Pinus sylvestris 'Watereri' / Waterer's Scots pine

Pinus sylvestris 'Watereri' is a small, upright, slow growing, broadly conical selection of Scots pine with thick, fleshy, stiff, blue-gray needles. After 10 years of growth, a mature specimen will measure 6 feet (2 m) tall and wide, an annual growth rate of 6 to 8 inches (15 - 20 cm).

This cultivar originated as a unique small tree, found in the early 1860s, on Horsell Common, Surrey, United Kingdom. Anthony Waterer Sr. (1745 - 1827), founder of Knap Hill Nursery, assumed the naming rights for this conifer. It is reported that the original tree still exists on the grounds of Knap Hill Nursery, Woking, Surrey, UK.

Ludwig Beissner first formally described this conifer in 1891 in Handbuch der Nadelhölzekunde. Welch and Haddow in The World Checklist of Conifers mentions the superfluous synonyms, 'Watereriana', 'Nana', and 'Pumila'.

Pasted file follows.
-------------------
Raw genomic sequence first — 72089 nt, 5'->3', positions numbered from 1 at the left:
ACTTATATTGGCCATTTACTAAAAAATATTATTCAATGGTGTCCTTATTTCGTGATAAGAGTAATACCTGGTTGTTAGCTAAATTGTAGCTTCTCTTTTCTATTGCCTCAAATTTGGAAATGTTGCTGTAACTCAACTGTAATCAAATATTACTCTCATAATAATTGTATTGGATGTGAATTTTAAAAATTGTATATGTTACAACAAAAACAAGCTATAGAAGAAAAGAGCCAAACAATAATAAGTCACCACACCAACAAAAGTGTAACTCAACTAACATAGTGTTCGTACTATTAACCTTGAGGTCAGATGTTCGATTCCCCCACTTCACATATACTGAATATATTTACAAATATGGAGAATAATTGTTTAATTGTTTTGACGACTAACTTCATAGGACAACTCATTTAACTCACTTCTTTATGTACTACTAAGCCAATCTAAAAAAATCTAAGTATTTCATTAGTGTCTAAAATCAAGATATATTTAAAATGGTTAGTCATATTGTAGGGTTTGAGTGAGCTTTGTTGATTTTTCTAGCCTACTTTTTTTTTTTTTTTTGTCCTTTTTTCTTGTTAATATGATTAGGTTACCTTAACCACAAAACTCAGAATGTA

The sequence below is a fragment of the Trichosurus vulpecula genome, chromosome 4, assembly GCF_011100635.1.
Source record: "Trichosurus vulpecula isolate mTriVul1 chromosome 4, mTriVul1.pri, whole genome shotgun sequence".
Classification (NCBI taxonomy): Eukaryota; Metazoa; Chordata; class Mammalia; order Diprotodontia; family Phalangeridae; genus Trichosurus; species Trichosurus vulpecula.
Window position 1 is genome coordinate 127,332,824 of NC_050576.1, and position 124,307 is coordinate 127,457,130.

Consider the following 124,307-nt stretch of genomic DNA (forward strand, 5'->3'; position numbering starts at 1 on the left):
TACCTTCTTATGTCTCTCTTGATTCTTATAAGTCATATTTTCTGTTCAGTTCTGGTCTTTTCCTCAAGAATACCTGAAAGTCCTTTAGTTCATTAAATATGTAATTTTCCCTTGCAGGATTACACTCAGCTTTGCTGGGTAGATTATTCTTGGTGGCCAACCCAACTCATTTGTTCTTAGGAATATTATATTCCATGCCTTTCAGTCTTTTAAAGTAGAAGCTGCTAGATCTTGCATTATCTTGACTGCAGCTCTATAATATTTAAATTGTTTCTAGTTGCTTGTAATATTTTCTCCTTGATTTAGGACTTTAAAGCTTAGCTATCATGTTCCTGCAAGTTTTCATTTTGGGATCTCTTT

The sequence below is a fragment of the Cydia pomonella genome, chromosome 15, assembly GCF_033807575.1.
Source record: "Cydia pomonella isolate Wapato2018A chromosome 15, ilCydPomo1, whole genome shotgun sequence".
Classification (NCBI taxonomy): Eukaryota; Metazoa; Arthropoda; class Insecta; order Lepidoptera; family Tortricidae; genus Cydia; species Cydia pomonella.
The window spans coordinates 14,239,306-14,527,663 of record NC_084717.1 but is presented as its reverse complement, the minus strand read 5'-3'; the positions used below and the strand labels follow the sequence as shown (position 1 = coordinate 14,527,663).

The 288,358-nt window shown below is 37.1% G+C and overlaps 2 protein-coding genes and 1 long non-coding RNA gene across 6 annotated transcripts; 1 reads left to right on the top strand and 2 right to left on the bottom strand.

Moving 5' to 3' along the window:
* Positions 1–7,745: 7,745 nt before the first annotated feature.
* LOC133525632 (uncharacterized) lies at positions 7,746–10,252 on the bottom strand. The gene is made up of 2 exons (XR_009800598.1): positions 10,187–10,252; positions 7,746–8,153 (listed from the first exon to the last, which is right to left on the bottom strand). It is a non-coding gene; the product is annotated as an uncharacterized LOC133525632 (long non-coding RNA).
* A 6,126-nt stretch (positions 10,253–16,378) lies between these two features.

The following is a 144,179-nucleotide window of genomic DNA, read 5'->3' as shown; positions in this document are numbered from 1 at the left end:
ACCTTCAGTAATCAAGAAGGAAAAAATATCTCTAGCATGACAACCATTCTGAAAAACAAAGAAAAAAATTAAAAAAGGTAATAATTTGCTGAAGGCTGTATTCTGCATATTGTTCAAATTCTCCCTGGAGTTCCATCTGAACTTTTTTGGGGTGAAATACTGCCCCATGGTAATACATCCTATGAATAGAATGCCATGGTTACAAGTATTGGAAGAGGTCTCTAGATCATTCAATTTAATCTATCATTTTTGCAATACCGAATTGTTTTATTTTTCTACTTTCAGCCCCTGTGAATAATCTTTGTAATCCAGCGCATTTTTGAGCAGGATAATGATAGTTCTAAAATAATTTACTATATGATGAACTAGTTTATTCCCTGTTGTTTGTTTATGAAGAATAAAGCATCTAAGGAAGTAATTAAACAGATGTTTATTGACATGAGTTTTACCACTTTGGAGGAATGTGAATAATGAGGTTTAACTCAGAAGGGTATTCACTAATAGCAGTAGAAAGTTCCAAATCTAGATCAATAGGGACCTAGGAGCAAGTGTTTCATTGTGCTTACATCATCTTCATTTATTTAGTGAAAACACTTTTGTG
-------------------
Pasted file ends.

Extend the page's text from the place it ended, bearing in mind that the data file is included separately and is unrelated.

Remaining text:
Pinus sylvestris 'Watereri' an old plant on the grounds of a nursery in the United Kingdom.
Photo by Van den Berk Nursery, UK
Pinus sylvestris 'Watereri' — a young plant in a private garden in Petaluma, California.
Photo by Sara Malone
Pinus sylvestris 'Watereri' — a closeup of foliage detail.
Photo by Sara Malone
Pinus sylvestris 'Watereri' — a 1967 accession at the Morris Arboretum, Philadelphia, Pennsylvania (USDA Zone 7a); photo from 2020.
Photo by Katherine Wagner-Reiss


Brian Bodenbach9

Looking for a source for this plant in the Pacific northwest.

Web Editor

Brian I got one at a retail nursery here in Sonoma County that I believe came from Iseli. You might see if your local retailers can order from them.

Maxwell Cohn

Hi Brian ... I live in the Pacific NW and can report that I've never seen this plant for sale anywhere. However, if you're aware of a plant that exists somewhere and can get cuttings, I can point you toward some really good grafters who could make one for you.

Brian Bodenbach

Thanks for the replies!
David I know of one that am quite certain is Wateri due to its size and branching habit. Others I see around the Seattle area may be old speciman's of P. s. 'Nana'. I would be very interested in linking with someone who can graft it - I can obtain cuttings.

- Brian

Maxwell Cohn

Brian, my favorite grafters right now are Pauli at Crowfoot Nursery, and Norm at Arbutus. You'd have to contact them yourself to discuss terms.

Sara Malone

Brian if you join the ACS you will have access to both of those grafters and a leg up on getting them to help you!